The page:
Stars aligned for fantastic finish at SENIOR PLAYERSJune 30, 2012
Larry Dorman, PGATOUR.COM
PITTSBURGH -- On a Saturday when Arnold Palmer came to the venerable Fox Chapel Golf Club to honor his father's memory, the Champions Tour players -- all of them heirs to Arnie's golf legacy -- put on a show worthy of The King.
LARRY DORMAN ARCHIVE: Read all of Larry Dorman's signature columns for PGATOUR.COM. Archive
One got the distinct feeling that the action unfolding out on the venerable old course in the third round of the Constellation SENIOR PLAYERS Championship was what former PGA TOUR commissioner Deane Beman had in mind back in 1980 when he, partially inspired by Palmer's impending 50th birthday, first formed what the Champions Tour has become.
It has become an entertaining, at times scintillating and often compelling theater of some really good golf, replete with large galleries and full-throated roars, like those that rolled down the 18th fairway for Mark Calcavecchia's 50-foot birdie putt that finished a round of 64 and tied him with Joe Daley for the tournament lead at 12 under.
Those cheers rumbled and trundled all the way to where the final threesome stood. In the fairway at 10 under was Tom Lehman, the 1996 British Open champion, a multiple winner on the PGA TOUR and established star on the Champions Tour. Up on the left hillside in the rough at 10 under was Fred Couples, a past Masters champion, former and current golf matinee idol and defending SENIOR PLAYERS champion, as well as the 36-hole leader whose back was aching and whose lead was slipping away.
Rounding out this tableau was Daley, 51, a self-taught player who quit his job as a credit manager in 1992 at age 32 to chase the dream as a professional, whose only pro wins came in 1997 and 2005 on the Web.com Tour, and who was now happily tied for the lead in a major championship.
As he smiled at all the commotion, Daley wasn't thinking about too much, other than what a great spot he was in.
"This is a great opportunity for me," he said. "I look at it as if I'm on that page of the attitude side. When you stay on that positive, forward, can-do page, things happen, and it's good. I'd rather be on that than the other end. Take the high road, you know?"
Cynics may scoff, but taking the high road is one of golf's familiar themes, one of its more firmly-embedded values, one of the things Deacon Palmer taught his young son to do and one of the reasons why Arnold Palmer is not just an icon in his hometown, unless you want to call the world his hometown.
Calcavecchia, who can occasionally get a little angry at himself for mistakes, was chuckling about the way he'd finished his day. After bombing his drive and looking to hit a straightforward 3-wood to set up a two-putt birdie, he instead hit his second shot a little bit right and found his ball in a dicey lie on the downslope of the practice putting green.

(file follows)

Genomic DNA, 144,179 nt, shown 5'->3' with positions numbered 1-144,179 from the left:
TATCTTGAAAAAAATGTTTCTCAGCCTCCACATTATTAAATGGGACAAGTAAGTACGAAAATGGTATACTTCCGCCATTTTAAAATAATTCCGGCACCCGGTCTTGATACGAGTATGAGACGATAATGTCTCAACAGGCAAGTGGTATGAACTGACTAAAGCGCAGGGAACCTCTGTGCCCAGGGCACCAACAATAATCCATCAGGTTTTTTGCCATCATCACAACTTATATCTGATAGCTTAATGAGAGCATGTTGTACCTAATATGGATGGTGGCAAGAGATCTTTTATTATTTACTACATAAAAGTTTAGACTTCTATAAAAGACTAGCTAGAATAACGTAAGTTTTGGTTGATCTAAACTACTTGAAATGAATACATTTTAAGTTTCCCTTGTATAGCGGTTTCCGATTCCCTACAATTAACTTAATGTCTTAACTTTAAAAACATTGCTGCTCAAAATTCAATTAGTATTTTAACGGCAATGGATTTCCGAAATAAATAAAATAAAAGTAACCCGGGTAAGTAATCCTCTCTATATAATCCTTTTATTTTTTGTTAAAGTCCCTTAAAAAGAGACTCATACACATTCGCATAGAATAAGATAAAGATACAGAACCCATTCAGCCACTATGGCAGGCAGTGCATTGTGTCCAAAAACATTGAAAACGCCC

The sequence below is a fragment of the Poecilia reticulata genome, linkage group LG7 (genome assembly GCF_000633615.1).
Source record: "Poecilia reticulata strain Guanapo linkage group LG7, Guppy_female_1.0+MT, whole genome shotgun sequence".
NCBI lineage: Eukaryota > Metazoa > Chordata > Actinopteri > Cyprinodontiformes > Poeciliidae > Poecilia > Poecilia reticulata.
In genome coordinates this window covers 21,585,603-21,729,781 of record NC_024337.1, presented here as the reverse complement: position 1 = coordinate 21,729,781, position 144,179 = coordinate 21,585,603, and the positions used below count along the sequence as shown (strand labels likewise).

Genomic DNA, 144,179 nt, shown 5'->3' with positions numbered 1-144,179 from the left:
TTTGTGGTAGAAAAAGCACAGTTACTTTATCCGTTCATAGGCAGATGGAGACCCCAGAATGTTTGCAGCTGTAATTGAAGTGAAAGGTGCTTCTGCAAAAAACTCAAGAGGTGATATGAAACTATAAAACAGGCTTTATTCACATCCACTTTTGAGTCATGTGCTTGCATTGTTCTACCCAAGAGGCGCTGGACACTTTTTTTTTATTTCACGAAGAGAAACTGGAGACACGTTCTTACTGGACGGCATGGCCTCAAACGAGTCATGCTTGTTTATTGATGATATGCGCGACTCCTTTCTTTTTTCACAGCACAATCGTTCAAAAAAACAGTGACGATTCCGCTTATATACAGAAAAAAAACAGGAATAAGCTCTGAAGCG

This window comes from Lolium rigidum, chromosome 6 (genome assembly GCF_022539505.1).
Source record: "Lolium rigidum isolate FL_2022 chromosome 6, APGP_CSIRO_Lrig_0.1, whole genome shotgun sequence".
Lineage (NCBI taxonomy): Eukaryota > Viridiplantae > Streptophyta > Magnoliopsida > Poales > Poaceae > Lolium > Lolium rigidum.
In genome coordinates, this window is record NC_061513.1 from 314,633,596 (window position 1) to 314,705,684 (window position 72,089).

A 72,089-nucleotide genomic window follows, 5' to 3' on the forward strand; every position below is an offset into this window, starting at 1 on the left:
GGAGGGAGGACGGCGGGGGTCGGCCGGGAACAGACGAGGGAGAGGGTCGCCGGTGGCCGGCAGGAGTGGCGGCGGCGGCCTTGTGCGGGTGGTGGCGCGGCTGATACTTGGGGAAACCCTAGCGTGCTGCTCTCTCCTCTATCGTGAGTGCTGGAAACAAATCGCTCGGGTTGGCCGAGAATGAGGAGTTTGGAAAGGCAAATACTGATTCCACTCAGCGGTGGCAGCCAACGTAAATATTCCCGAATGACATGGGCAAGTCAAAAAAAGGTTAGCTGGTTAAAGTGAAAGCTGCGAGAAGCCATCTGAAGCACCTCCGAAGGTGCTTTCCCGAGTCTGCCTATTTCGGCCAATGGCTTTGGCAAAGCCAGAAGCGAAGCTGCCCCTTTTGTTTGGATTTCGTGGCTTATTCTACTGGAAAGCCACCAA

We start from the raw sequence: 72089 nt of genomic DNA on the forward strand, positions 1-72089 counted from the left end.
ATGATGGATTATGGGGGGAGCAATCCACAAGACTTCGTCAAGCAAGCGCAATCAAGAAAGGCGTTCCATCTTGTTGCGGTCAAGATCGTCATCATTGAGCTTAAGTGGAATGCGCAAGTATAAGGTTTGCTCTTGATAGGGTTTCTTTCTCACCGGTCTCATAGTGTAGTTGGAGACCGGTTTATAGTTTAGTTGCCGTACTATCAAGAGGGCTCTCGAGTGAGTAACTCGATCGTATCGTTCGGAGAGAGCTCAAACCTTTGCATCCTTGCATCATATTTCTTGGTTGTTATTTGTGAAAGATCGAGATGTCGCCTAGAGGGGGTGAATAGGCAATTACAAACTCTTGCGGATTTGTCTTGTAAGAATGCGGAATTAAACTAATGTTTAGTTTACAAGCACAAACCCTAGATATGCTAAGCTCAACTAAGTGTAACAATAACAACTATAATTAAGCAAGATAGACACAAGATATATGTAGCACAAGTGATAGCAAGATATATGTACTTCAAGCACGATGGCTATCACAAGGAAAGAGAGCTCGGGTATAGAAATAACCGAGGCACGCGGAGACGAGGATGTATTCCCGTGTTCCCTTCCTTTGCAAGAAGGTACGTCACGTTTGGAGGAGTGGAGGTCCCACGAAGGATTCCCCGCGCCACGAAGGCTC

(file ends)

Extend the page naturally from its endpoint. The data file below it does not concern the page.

"And I chunked it," he said. "It was 50 feet short. And I tapped it in for a 4. Another perfect chip, I guess."
A perfectly-timed putt, at least, which -- after his win last week in Montreal -- has put Calcavecchia in position to win two in a row. And not to put any undue outside pressure on Sunday's final group -- Calcavecchia, Daley and Couples -- but the last 22 winners on the Champions Tour have come from the final threesome.
That could make one of those three players the 23rd or it could make someone like Lehman happy to break the streak. He shot a very solid 66, what he called "probably the best I've played of the three rounds so far." In numerical terms, it was 11 of 14 fairways, 16 of 18 greens, including every one on the back nine, and 32 putts.
That's right, he was happy with 32 putts. "I didn't make as many as I would have liked," he said, "but I hit a lot of quality putts that looked good for a long time. So I think there's a lot of optimism on the greens with the way that the ball rolled today.
"Any time that you are rolling it like that you have to feel good about it, cause it's just a matter of time."
Lehman knows what every one on the Champions Tour knows. Come Sunday, "The guys at the top typically don't slow down a whole lot." For a group of over-50 athletes whose collective aches and pains number as the grains of sand in Fox Chapel's bunkers, the thought of not slowing down is a definite keeper.
Arnie picked the right place and time to announce the endowment in his father's name. He only recently became a Trustee of the First Tee, an organization that was founded in 1997. He said he has always agreed with its objectives of bringing the game and its values to inner-city kids, but was concerned about its ability to endure without being endowed. Tim Finchem, who is Beman's successor, agreed and helped make it happen. Palmer, with a $150,000 grant from Constellation, has now helped build another legacy in the game he has influenced more than any single individual.
And one more thing: Couples, should he win on Sunday, will become the second man to successfully defend a SENIOR PLAYERS title. The first was Palmer in 1984-85. When he heard Couples could tie him, he broke into a wide smile.
"He is an amazing guy," Palmer said. "He's a good player and it would be great if he won this championship. I would be very supportive of that."